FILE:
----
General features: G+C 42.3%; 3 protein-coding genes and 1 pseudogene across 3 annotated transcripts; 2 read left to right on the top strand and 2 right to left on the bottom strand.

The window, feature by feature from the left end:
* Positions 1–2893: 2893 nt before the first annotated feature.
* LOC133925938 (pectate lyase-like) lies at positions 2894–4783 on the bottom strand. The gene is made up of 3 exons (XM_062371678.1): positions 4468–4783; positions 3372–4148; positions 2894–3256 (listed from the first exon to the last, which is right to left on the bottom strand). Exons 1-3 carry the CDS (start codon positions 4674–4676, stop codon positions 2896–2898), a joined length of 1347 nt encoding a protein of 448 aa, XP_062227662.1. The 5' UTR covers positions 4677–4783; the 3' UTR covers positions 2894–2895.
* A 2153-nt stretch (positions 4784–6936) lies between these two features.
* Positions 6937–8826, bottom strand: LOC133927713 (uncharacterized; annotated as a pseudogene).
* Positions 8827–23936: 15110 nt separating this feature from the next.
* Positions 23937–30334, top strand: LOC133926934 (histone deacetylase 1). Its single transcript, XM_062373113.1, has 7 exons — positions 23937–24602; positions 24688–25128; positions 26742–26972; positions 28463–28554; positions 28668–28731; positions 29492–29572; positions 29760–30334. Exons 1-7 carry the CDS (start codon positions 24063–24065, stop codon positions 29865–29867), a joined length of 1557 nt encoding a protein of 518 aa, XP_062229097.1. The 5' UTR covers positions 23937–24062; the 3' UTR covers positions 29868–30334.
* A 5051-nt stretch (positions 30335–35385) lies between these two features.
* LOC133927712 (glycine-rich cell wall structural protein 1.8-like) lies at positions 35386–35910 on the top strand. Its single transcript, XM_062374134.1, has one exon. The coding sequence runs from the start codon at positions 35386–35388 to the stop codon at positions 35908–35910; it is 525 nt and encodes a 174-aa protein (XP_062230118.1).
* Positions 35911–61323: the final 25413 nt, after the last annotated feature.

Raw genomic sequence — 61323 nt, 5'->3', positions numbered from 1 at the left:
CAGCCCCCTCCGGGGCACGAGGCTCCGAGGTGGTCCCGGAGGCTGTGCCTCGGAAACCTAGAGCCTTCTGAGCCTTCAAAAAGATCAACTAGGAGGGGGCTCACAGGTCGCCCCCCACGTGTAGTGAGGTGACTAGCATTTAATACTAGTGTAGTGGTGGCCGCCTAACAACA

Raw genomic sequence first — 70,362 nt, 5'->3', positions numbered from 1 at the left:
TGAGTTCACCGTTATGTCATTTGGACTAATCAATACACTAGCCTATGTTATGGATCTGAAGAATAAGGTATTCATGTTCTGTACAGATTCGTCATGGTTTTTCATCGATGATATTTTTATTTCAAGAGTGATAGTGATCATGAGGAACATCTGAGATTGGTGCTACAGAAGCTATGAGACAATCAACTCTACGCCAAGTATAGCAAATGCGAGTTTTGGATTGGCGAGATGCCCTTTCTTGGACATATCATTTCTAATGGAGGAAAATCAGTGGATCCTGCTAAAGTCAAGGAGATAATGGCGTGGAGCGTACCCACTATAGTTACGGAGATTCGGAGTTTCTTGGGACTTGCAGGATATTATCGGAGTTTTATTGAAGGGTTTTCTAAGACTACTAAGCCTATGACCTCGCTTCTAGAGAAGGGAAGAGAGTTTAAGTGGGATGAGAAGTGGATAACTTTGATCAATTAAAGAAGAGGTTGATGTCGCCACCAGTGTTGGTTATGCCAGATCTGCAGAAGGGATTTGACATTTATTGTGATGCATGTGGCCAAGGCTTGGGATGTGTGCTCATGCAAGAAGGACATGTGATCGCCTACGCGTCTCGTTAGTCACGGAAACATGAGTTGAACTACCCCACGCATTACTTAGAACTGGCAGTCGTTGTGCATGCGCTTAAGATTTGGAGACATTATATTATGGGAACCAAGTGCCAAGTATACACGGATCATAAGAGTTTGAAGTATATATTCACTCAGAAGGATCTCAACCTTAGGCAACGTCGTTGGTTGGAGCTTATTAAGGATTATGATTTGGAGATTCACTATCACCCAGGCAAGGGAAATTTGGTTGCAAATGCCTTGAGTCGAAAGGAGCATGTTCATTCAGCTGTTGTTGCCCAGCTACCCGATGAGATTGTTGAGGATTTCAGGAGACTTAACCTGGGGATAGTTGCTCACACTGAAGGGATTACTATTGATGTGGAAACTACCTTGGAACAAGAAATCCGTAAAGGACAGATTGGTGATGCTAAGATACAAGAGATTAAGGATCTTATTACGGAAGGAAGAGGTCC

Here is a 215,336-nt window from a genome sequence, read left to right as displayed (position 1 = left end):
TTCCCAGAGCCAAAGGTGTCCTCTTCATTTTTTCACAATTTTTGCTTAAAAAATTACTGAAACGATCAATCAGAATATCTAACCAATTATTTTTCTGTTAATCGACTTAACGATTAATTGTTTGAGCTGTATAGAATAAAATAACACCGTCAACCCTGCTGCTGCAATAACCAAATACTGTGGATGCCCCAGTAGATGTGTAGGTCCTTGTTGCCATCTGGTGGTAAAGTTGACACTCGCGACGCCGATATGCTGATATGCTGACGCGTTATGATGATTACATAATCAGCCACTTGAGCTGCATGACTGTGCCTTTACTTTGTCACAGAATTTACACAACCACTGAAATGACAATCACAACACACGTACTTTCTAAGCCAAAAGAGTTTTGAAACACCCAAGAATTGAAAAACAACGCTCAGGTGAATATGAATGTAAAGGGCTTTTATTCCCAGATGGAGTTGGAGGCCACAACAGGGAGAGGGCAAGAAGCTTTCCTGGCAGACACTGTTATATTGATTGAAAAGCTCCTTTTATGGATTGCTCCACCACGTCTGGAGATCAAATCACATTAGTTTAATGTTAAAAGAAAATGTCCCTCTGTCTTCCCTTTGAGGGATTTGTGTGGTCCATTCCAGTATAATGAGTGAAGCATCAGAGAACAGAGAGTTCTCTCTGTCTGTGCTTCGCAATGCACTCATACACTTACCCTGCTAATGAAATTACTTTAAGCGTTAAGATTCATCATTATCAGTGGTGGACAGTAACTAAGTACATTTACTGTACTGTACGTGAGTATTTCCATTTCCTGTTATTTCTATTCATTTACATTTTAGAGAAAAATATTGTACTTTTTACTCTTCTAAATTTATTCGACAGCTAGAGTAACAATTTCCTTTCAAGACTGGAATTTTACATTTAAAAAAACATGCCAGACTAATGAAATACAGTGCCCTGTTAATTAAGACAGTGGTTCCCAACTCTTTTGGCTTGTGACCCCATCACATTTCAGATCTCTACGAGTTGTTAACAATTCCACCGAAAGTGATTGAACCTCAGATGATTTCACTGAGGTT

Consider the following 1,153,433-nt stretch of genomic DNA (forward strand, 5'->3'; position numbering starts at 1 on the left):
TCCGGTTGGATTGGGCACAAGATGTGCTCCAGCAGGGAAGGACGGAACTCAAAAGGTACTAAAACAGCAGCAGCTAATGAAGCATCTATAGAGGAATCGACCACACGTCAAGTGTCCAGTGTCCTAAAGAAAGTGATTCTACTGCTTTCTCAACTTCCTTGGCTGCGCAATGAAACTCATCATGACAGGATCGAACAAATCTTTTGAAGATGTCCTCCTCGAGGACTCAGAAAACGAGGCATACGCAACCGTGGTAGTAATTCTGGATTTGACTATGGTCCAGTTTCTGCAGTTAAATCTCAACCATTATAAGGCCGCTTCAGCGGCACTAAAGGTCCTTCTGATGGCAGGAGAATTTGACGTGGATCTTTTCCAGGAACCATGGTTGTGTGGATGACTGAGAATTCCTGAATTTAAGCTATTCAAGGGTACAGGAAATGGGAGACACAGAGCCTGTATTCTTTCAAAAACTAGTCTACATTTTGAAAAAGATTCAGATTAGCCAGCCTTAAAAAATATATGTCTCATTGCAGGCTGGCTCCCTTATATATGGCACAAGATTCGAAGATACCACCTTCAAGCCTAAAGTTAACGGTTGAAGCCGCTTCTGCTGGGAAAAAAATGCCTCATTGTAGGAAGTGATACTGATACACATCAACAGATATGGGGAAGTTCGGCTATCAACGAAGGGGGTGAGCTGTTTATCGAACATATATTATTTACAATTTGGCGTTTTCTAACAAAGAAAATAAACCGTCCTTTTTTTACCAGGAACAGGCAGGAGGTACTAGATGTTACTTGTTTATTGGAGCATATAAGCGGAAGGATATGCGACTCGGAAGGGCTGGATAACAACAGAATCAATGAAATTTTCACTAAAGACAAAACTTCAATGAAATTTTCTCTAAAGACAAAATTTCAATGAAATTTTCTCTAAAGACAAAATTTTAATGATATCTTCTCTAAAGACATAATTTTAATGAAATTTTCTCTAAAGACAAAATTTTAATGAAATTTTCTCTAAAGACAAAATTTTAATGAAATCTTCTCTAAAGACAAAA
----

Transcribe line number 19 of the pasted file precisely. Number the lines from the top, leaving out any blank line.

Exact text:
TCCGGTTGGATTGGGCACAAGATGTGCTCCAGCAGGGAAGGACGGAACTCAAAAGGTACTAAAACAGCAGCAGCTAATGAAGCATCTATAGAGGAATCGACCACACGTCAAGTGTCCAGTGTCCTAAAGAAAGTGATTCTACTGCTTTCTCAACTTCCTTGGCTGCGCAATGAAACTCATCATGACAGGATCGAACAAATCTTTTGAAGATGTCCTCCTCGAGGACTCAGAAAACGAGGCATACGCAACCGTGGTAGTAATTCTGGATTTGACTATGGTCCAGTTTCTGCAGTTAAATCTCAACCATTATAAGGCCGCTTCAGCGGCACTAAAGGTCCTTCTGATGGCAGGAGAATTTGACGTGGATCTTTTCCAGGAACCATGGTTGTGTGGATGACTGAGAATTCCTGAATTTAAGCTATTCAAGGGTACAGGAAATGGGAGACACAGAGCCTGTATTCTTTCAAAAACTAGTCTACATTTTGAAAAAGATTCAGATTAGCCAGCCTTAAAAAATATATGTCTCATTGCAGGCTGGCTCCCTTATATATGGCACAAGATTCGAAGATACCACCTTCAAGCCTAAAGTTAACGGTTGAAGCCGCTTCTGCTGGGAAAAAAATGCCTCATTGTAGGAAGTGATACTGATACACATCAACAGATATGGGGAAGTTCGGCTATCAACGAAGGGGGTGAGCTGTTTATCGAACATATATTATTTACAATTTGGCGTTTTCTAACAAAGAAAATAAACCGTCCTTTTTTTACCAGGAACAGGCAGGAGGTACTAGATGTTACTTGTTTATTGGAGCATATAAGCGGAAGGATATGCGACTCGGAAGGGCTGGATAACAACAGAATCAATGAAATTTTCACTAAAGACAAAACTTCAATGAAATTTTCTCTAAAGACAAAATTTCAATGAAATTTTCTCTAAAGACAAAATTTTAATGATATCTTCTCTAAAGACATAATTTTAATGAAATTTTCTCTAAAGACAAAATTTTAATGAAATTTTCTCTAAAGACAAAATTTTAATGAAATCTTCTCTAAAGACAAAA